October 7, 2013

Wisconsin Blue Book 2013-2014 Available Online

The 2013-2014 edition of the Wisconsin Blue Book is now available on the Wisconsin Legislative Reference Bureau website.

What is the Wisconsin Blue Book?

The State of Wisconsin Blue Book remains the primary one-volume reference source about the state, documenting the organization of the state's three branches of government (legislative, executive, and judicial).

Typically, each volume includes extensive description and statistics on virtually all aspects of life in Wisconsin, including major sections on the state's population, geography, history, election data, educational resources, social services, finance, agriculture, industry, transportation system, etc. Various useful lists are also provided, such as of statewide associations, news media, local governmental units, post offices, political parties, etc. [from the UWDC]

Each edition contains a feature article. This time, the article is entitled "The Wisconsin Historical Society: Collecting, Preserving, and Sharing Stories Since 1846" A list of other feature articles is available on the LRB website.

Prior editions of the Wisconsin Blue Book are available at the LRB website from the 1995-1996 edition through present. Older editions from 1853 to the 2003-2004 edition are available at the UW Digital Collections website.

May 23, 2013

Judge Rules that Used Digital Items Cannot be Resold by Consumers

The Christian Science Monitor reports that ReDigi, a start-up based in Massachusetts which allows users to resell digital music on their site, was told by a federal judge that producer's rights are violated by such a practice.

According to the law, e-books are considered an original version of the author's work. If you've already bought a version and then sell it to someone else, you're making an illegal copy of the original work (the text you downloaded).

By contrast, according to the law, if you sell a used print book to your friend, you're not making another copy of it, so you're not going against the author's copyright.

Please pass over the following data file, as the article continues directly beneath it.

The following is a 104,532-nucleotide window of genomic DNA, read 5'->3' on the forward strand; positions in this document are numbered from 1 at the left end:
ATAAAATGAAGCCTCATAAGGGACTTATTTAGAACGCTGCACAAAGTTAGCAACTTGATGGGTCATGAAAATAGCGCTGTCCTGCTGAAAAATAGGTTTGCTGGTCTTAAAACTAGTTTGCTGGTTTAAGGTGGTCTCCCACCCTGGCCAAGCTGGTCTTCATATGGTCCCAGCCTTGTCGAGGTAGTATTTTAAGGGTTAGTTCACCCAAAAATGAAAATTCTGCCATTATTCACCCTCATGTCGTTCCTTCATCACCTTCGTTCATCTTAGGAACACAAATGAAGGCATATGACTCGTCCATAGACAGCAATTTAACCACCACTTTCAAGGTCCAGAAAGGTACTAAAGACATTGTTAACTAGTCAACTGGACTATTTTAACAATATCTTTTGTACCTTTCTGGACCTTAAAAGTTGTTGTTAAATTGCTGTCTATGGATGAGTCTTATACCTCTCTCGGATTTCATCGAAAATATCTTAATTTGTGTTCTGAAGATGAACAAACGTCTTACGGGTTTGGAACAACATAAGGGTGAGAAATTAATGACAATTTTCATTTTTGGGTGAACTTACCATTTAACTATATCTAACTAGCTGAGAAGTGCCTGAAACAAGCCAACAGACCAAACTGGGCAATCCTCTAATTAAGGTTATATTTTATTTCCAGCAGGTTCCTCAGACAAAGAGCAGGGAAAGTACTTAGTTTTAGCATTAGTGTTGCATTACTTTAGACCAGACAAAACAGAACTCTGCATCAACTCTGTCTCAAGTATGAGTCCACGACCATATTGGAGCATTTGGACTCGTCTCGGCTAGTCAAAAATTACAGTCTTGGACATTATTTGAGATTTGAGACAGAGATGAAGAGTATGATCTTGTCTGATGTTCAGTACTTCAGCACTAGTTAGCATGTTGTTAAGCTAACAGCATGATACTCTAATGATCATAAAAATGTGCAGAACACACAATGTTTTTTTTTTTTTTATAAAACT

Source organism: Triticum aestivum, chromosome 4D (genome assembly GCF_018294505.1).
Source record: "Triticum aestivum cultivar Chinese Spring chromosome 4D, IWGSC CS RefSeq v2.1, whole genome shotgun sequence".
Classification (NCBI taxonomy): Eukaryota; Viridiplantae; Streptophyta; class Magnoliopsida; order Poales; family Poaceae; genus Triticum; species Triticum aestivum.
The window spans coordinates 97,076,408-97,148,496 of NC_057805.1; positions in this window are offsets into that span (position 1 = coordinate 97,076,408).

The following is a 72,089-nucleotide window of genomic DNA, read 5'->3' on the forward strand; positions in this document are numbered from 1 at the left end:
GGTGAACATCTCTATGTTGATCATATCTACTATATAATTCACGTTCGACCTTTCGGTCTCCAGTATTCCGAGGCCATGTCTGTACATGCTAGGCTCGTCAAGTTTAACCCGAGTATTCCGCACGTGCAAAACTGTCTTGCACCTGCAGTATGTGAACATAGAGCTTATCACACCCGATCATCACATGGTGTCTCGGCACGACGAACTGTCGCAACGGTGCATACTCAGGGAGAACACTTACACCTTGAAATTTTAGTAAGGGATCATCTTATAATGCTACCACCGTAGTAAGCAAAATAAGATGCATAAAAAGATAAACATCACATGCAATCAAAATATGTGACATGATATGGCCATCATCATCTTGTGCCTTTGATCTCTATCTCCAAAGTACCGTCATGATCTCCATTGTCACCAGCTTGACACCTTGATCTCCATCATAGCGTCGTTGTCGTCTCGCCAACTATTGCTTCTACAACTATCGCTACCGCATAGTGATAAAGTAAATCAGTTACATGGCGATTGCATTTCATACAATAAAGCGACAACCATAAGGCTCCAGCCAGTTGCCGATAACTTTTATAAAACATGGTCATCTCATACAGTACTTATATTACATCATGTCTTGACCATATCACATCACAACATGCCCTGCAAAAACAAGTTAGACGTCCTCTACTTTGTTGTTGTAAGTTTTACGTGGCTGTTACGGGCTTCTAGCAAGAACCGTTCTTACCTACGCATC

ReDigi plans to appeal the decision.

November 16, 2009

Revised Google Settlement on Digital Books

Google has filed a modified version of their controversial books settlement in federal court last Friday.

From the New York Times:

The settlement, of a 2005 lawsuit over Google's ambitious plan to digitize books from major American libraries, outlined a plan to create a comprehensive database of in-print and out-of-print works. But the original agreement, primarily between Google, the Authors Guild and the Association of American Publishers, drew much criticism.

The Justice Department and others said Google was potentially violating copyright law, setting itself up to unfairly control access to electronic versions of older books and depriving authors and their heirs of proper compensation.

The revisions to the settlement primarily address the handling of so-called orphan works, the millions of books whose rights holders are unknown or cannot be found. The changes call for the appointment of an independent fiduciary, or trustee, who will be solely responsible for decisions regarding orphan works.

The Library Journal offers some additional analysis:

The one notable response to criticisms from the library community was an agreement that, as Google representatives had already stated, more than one free public access terminal per library building may be authorized.

The revised settlement also incorporates some other concerns raised by the library community and similarly interested parties. The settlement will allow for Creative Commons licensing, which means that rightsholders--notably academics--can ensure their works are available for no cost. And Google won't "provide personally identifiable information about end users to the Registry other than as required by law or valid legal process."